Common Knightworm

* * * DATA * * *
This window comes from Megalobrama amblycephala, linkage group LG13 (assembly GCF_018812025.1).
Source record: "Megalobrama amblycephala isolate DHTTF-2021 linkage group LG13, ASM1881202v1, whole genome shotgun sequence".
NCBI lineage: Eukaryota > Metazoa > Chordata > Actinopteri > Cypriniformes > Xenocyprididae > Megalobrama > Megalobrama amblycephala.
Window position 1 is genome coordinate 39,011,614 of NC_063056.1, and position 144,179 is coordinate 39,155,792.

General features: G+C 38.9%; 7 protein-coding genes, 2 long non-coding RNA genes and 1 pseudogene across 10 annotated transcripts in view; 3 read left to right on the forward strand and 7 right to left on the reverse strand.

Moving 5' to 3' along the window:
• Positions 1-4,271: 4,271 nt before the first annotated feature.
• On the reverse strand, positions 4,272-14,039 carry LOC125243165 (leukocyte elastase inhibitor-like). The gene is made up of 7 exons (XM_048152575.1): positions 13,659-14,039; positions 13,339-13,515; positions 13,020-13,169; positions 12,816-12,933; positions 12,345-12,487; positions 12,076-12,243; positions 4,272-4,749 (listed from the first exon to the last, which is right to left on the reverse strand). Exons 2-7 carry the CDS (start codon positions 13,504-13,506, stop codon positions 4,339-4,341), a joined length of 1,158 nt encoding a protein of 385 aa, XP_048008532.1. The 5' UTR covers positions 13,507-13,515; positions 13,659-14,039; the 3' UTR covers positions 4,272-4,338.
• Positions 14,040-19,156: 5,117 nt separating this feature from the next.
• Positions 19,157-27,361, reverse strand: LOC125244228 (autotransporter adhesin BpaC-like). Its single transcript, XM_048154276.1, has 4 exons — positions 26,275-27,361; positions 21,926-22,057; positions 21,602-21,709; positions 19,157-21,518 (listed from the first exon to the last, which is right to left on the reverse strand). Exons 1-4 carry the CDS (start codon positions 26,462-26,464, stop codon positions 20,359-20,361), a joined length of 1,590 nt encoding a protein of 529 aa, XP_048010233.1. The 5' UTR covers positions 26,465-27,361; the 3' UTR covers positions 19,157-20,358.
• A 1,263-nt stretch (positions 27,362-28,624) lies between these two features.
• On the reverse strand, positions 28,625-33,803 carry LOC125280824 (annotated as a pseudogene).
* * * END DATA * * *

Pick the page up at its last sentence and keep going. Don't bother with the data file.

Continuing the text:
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With the advent of predators in the deepest depths of the ocean, the Binucleusdetritivorus Thornworm found itself a common prey item to the Carpotesta devoratori. As a result, various defenses were selected for. The knightworm's primary defense is its spikes, which run along the dorsal side and ventral edges of its four armored segments. These make it difficult for the Carpotesta devoratori to successfully digest, as the spikes can puncture the walls of its stomach as the worm thrashes violently to escape. However, the worm rarely survives this ordeal, and its valiant attempts to escape are often in vain. In order to better detect its prey, the knightworm has developed four small, simple eyes on its anterior segment, allowing it to detect the lights of passing Carpozoans. When it detects the lights of a Carpozoan, the worm will contract its segments together, covering the exposed flesh between its segments. This behavior makes it more difficult for the Carpotesta devoratori's enzymes to access its flesh and digest it. In order to avoid competition from its ancestor, the knightworm has taken to a predatory lifestyle. Its ancestor's horns have become articulated, antenna-like limbs that are covered in chemoreceptors specialized in detecting the waste of Goliathpseudopodians. It will then inch up to its prey by extending the flexible joints between their segments and contracting them, with its ventral spikes giving it greater traction. Its attacking behavior varies depending on its prey species. It will lunge at smaller species like the waving pseudosi by extending all of its joints outwards and bear down on it with its radula-based mouth. If the Waving Pseudosi is too high to reach, it will attempt to scrape it off with its antenna-like limbs before capturing and consuming it. Larger species like the Supergoliathpseudopodia and goliath shev are broken apart with the pointed ends of its antenna-like limbs and then consumed. However, the goliath shev tends to be more difficult to break apart due to its armor, and often requires the knightworm to perpetually attack it until it pierces an opening between its brick-like armor segments. The knightworm also feeds on mats of Mega Binucleusdetritivorus. In order to conserve energy, the knightworm is generally sluggish unless it detects prey or is being attacked. This allows it to conserve its energy in its sparsely-populated, poorly-oxygenated deepwater environment. In order to further cope with the lowered oxygen levels, it has developed a dedicated spiracle-based respiratory and open circulatory system. The spiracles are located on the inner edge of the armor segments. When the knightworm closes its segments, it will cover its spiracles. While this reduces the number of openings exposed to the Carpotesta devoratori's digestive fluids, it will also limit the time it can remain in a defensive state, as it will slowly suffocate if it remains in said position for an extended period of time. Specimens are occasionally found in the twilight zone, and show some traits that deviate from the populations in the midnight and abyssal zones. They tend to be slightly larger and more active, and feed primarily on the massive sheets of mega binucleusdetritivorus that propagate there.